Like the high-speed train and Tangier Med I and II, Noor is a calculated gamble. Again, it is funded by a combination of government and concessional loans. But Morocco had little option given its dependency on imported coal for most of its energy. It aims to shift the energy mix to mostly renewables by 2030 to a combination of hydro, wind power and solar.
The lesson of Morocco’s contemporary success at delivering big infrastructure assets and then using them efficiently is down to a combination of leadership, vision and delivery – of the need, simply, for both software and hardware. Just providing infrastructure is not enough. You need skills and systems, as well as a supportive policy environment.
The share of government financing has come from two sources: an increase in borrowing and thus the fiscal deficit to more than 3% of GDP, and a threefold real increase in the tax collection rate over the past 20 years. As the spending catalyst for growth kicked in, so revenue expanded.
The positive cycle does not end there. The Renault plant has a government-funded training facility that has produced more than 10 000 graduates since the factory opened in 2012. With more growth has come greater demand for talent.
Likewise, the Aerospace Hub clustered around Casablanca employs 16 700 in 140 companies, now a $1.7 billion industry for Morocco, making everything from wings to wiring harnesses for the likes of Boeing, Airbus and Bombardier.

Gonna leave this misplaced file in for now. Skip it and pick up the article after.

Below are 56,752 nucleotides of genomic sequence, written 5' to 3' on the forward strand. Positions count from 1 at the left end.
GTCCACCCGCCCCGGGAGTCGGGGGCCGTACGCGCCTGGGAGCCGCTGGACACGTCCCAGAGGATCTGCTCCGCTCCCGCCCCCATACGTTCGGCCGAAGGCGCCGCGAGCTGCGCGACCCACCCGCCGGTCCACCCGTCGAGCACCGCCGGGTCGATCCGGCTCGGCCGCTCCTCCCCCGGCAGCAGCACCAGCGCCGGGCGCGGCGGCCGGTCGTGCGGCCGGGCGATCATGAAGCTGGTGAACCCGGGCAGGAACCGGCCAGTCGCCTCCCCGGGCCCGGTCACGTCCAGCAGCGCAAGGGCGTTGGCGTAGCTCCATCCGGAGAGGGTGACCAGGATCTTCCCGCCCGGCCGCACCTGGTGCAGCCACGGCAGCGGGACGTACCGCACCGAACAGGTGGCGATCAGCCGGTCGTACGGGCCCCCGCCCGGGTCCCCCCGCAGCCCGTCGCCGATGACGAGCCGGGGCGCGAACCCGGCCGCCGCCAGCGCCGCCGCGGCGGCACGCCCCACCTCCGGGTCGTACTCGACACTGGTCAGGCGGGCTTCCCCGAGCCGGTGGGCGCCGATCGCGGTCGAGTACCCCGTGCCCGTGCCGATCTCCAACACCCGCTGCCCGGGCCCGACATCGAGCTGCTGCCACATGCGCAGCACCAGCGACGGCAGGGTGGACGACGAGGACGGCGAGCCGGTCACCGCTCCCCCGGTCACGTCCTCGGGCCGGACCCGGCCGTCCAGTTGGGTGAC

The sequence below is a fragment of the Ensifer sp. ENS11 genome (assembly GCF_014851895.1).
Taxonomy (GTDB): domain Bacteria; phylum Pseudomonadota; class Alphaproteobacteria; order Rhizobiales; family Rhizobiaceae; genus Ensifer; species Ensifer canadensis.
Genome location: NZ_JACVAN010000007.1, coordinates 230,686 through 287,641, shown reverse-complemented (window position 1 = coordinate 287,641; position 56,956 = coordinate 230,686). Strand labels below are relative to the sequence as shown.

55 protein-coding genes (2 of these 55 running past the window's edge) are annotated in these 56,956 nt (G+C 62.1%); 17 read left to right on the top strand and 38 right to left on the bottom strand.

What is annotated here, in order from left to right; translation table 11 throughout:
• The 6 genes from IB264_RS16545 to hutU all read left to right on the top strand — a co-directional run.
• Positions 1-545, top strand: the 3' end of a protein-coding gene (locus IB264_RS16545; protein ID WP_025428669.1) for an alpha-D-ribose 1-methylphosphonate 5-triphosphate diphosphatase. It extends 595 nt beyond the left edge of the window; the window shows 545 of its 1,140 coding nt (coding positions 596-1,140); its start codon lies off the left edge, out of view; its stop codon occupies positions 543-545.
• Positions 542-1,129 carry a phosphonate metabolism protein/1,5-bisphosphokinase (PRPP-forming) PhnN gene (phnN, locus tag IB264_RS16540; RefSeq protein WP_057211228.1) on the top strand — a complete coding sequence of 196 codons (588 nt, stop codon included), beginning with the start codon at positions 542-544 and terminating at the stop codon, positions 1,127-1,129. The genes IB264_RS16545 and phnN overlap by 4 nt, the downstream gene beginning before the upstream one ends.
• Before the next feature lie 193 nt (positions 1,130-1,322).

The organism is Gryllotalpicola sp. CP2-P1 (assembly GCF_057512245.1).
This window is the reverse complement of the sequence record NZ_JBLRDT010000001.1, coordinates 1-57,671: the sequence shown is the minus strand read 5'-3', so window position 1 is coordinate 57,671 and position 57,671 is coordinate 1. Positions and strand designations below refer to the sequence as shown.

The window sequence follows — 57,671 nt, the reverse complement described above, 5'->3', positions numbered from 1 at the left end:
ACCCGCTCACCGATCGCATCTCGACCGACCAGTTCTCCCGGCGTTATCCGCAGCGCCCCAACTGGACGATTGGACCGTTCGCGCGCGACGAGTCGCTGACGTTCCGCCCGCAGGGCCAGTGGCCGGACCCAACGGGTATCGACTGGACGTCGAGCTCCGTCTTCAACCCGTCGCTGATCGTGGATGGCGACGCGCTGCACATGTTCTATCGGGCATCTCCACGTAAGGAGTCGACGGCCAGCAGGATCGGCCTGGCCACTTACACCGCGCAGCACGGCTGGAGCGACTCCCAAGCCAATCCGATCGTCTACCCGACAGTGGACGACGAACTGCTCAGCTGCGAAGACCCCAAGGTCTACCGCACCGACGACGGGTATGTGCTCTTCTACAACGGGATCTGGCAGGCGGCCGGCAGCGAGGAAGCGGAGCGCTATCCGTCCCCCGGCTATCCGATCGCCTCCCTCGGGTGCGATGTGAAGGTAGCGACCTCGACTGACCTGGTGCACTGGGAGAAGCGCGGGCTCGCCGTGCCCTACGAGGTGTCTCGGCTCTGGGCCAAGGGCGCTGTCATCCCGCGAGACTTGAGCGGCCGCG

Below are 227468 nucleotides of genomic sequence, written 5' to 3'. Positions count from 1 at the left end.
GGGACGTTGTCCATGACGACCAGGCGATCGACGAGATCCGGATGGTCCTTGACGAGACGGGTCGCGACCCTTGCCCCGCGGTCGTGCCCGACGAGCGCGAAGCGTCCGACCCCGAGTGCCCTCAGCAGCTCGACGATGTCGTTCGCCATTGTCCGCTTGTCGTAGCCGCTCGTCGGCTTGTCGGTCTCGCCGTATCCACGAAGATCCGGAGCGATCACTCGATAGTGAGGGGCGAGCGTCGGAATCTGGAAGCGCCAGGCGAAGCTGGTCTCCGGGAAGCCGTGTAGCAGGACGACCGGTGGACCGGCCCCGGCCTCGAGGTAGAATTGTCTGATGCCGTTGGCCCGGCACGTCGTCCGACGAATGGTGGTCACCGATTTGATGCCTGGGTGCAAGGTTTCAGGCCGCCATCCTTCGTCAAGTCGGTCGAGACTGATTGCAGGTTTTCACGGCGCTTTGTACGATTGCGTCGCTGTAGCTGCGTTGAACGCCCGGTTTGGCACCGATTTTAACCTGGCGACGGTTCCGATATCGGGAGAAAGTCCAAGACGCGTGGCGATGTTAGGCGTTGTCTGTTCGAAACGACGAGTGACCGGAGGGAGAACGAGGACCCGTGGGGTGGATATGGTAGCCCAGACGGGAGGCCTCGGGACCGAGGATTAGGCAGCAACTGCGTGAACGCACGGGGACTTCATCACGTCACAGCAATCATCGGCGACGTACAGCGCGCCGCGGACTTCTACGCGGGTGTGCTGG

Workers are trained at a government-funded facility, Institut des Métiers de L’Aéronautique (IMA), inside the free zone, which has produced 7 000 graduates since 2011.
Firms are no doubt attracted by Morocco’s labour rates, which, at $350 per worker per month, are a fraction of European costs with virtually identical geography and, thus, logistics. But, as the IMA’s Hamid Benbrahim El Andaloussin explains, the “best incentives are those for long-term activity, not those which governments might provide”.
“In aerospace,” he says, “the critical drivers are innovation, cost and talent. We are not able to compete in the first area, but we can do so in the latter two respects. We say Morocco is the place to be if you want to be competitive in Europe.”
Morocco is increasingly the face that modern Africa needs.
The Asian Aspiration will be available next month